BIGGLES TAKES THE CASE
Book First Published in March 1952 (*the second edition states the date as 3rd April 1952) - 189 pages
These stories were first published in various annuals and periodicals. I have noted below the original publication details.
The original first edition dust jacket showing the original price of 7/6
This contains nine short stories. They are all Air Police stories except for the last one, which is a Second World War story. These are as follows:-
SKYWAY ROBBERY (Pages 9 to 36)
Biggles helps the son of the Rajah of Malliapore recover their stolen family jewels in India.
This story was originally published in 'The Boy's Book of Adventure' 1950 (by Evans Brothers Ltd)
THE CASE OF THE UNKNOWN AIRCRAFT (Pages 39 to 56)
An unidentified aircraft has crashed in the Cairngorms and is found to be carrying Uranium.
This story was subsequently published in 'Adventure Stories for Boys' 1956 (by Odhams Books Ltd)
THE RENEGADE (Pages 59 to 82)
A villain is supplying arms in Malaya. Biggles parachutes in to blow up his supply dump.
This story was originally published in the DAILY MAIL Newspaper between Saturday 19th August 1950 and Monday 30th October 1950
BIGGLES BAITS THE TRAP (Pages 85 to 94)
Biggles pretends to steal some pearls in order to get a gang of thieves to steal them off him.
This story was originally published in 'The Wonder Book of Comics’ 1949 (by Odhams Press Ltd)
AFRICAN ASSIGNMENT (Pages 97 to 123)
A Mr. & Mrs. Steiner, under the pretext of making natural history films, are buying illicit diamonds.
This story was originally published in the DAILY MAIL Newspaper between Saturday 27th May 1950 and Saturday 5th August 1950
ALL IN THE DAY'S WORK (Pages 127 to 135)
Biggles and Ginger recover some stolen top secret Government documents after a long chase.
This story was subsequently published in 'The Children's Jolly Book’ 1952 (by Odhams Press Ltd)
Odhams had this story but delayed publishing it. This letter here sheds some light on the dates and says the story shouldn’t really have been published in this book before 1st September 1952.
THE CASE OF THE SECRET AEROFOIL (Pages 139 to 151)
What appears to be an accidental aircraft crash is actually a murder carried out by spies.
This story was originally published in 'The Ace Book of Comics’ 1951 (by Odhams Press Ltd) as "The New Aerofoil"
THE CASE OF THE MYSTERIOUS GUNSHOTS (Pages 155 to 173)
Someone has a novel way of poaching elephants, by using a plane to shoot them from the air.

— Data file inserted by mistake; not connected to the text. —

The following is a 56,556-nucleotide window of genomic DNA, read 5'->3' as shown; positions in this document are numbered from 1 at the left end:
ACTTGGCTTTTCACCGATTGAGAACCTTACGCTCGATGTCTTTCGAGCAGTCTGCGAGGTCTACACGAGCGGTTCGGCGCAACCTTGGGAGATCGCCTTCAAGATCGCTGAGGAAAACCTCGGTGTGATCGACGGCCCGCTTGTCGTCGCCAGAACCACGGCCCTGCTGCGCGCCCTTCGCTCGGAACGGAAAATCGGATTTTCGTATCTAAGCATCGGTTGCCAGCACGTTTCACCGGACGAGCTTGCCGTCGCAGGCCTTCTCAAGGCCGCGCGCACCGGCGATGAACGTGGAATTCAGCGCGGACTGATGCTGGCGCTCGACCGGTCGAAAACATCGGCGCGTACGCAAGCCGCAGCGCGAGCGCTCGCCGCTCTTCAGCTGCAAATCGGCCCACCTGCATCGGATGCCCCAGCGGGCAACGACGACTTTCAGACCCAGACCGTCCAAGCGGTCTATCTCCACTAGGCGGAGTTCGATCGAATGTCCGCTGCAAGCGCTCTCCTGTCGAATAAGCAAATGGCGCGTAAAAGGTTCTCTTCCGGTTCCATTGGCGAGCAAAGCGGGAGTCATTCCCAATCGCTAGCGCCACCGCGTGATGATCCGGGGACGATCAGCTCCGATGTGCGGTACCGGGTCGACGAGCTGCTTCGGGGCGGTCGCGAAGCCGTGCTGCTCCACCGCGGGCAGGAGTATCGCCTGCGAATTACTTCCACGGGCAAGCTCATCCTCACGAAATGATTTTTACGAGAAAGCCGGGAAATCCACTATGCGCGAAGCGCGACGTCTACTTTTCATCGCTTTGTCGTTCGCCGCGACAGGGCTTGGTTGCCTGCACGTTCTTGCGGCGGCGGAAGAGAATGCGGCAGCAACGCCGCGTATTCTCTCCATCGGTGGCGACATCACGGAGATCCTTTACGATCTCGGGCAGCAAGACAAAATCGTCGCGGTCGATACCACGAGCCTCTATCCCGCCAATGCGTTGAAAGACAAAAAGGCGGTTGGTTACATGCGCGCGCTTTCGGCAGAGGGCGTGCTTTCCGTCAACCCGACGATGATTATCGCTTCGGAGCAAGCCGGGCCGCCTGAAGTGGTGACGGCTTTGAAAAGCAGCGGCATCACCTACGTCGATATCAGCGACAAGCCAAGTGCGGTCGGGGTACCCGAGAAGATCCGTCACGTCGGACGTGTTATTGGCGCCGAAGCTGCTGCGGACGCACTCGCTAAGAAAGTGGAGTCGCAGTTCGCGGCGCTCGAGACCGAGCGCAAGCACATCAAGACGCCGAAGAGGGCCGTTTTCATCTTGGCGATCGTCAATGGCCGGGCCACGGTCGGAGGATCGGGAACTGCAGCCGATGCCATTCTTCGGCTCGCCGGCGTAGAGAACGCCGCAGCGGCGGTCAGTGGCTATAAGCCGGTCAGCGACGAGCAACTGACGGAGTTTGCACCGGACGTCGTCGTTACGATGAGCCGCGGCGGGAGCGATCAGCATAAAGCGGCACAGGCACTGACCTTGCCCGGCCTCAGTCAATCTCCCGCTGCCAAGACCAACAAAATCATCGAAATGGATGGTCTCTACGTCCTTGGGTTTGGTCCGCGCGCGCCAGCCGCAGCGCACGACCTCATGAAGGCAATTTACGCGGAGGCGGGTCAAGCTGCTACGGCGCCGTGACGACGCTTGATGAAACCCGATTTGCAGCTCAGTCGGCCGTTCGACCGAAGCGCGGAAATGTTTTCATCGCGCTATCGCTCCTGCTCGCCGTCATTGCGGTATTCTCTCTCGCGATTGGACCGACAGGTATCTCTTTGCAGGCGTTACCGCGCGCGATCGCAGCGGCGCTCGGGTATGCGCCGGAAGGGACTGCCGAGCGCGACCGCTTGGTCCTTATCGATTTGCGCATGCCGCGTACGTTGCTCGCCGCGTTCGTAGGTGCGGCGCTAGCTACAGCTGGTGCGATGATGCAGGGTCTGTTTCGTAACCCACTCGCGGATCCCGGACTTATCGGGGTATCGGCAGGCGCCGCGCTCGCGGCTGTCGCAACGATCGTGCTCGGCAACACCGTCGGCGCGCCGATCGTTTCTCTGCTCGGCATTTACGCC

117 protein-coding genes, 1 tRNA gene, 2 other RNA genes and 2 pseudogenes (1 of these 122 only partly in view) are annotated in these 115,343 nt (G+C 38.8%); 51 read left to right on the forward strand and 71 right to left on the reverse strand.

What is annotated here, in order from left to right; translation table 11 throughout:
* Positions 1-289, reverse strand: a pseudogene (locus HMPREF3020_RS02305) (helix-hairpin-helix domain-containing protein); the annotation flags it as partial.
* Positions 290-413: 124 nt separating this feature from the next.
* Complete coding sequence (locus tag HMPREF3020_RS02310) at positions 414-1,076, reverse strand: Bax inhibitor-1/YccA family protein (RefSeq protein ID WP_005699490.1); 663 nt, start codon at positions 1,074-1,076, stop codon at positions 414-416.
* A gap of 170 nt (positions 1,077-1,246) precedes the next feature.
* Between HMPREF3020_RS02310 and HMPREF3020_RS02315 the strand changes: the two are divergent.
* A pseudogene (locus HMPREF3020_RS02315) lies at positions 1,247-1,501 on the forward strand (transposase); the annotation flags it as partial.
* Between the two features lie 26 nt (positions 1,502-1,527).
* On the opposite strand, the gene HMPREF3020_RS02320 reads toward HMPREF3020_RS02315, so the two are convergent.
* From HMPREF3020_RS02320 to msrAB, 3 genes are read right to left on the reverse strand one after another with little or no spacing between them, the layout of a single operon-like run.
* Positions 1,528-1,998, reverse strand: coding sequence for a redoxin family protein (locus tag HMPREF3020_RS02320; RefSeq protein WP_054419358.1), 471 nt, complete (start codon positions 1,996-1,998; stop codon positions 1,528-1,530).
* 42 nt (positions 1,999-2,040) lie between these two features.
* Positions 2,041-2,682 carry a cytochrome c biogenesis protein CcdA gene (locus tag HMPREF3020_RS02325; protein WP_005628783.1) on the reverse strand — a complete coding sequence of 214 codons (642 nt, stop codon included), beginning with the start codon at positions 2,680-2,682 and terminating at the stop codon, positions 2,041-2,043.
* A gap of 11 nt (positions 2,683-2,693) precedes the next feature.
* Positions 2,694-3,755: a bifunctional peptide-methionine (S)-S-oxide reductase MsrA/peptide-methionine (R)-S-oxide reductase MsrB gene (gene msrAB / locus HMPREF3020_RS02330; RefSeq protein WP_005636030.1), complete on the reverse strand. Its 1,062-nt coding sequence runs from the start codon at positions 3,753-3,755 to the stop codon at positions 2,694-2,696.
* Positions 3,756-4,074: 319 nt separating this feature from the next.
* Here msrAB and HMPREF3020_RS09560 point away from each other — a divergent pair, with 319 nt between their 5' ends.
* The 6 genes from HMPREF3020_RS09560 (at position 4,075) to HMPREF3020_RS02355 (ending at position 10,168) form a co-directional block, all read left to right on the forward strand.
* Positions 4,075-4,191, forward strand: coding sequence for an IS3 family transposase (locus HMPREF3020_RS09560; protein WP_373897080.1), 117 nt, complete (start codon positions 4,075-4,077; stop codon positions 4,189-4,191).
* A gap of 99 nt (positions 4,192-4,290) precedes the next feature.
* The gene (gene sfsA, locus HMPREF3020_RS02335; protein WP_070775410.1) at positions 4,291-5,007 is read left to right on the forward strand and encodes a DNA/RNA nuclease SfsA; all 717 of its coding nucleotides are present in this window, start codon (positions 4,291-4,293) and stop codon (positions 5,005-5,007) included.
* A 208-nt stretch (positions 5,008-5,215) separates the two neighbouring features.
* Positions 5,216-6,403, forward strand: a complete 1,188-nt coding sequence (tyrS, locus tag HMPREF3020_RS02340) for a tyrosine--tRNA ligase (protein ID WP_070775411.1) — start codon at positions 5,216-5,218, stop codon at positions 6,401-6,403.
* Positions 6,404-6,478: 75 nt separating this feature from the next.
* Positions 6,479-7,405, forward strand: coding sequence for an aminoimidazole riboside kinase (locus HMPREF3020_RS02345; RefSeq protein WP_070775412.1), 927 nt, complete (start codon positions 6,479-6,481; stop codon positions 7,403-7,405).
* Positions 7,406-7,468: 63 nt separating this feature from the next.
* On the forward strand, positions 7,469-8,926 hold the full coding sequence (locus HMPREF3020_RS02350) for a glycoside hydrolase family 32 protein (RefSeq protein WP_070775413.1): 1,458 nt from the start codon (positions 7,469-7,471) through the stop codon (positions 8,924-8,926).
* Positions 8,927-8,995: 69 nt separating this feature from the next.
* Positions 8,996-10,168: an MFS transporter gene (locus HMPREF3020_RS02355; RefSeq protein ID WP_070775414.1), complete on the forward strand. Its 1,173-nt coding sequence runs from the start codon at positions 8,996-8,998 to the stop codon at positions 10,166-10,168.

This story was originally published (in an edited form) in 'The Golden Book of Comics’ 1950 (by Odhams Press Ltd)
THE HARE AND THE TORTOISE (Pages 177 to 189)
Wilkinson bets that his new pilot will shoot down more enemy planes than Biggles' new pilot.
This story was originally published in ‘The New Book of the Air’ 1935 as 'THE FLEDGLINGS', a WW1 story.
There were two editions of ‘The New Book of the Air’ and each edition had a different cover as shown above.
W. E. Johns later rewrote the story as a WW2 story and it is in this form that it is published in ‘Biggles Takes the Case’ as 'The Hare and the Tortoise'.
The Second World War version of the story was originally published in 'Every Boy's Annual' 1950 (by Juvenile Productions Ltd)
Biggles Takes the Case
Subtitle - Some problems solved by Air Detective-Inspector Bigglesworth, C.I.D., and his Air Police
Publication Details - published by Hodder & Stoughton
Click on the above to see it in more detail
One has the old H&S logo on the base of the spine (and was priced at 8/6) and one has the newer chess piece log on the spine (and was priced at 50p with the 8/6 clipped off)
But more importantly, the one with the chess piece logo features a list of Biggles book with a title that was never used. “COLD WORK FOR BIGGLES” can be seen at the bottom of the second column of titles.
The only difference between the two versions of the “third impression”, internally, is this book title. “Cold Work for Biggles” was actually published as “Biggles at World’s End” in December 1959.
The book priced “50p” is a post-decimalisation (1971) reprint, using the old, unamended, 1959 plates of the third impression. Originally, the plates must have been corrected to remove that title.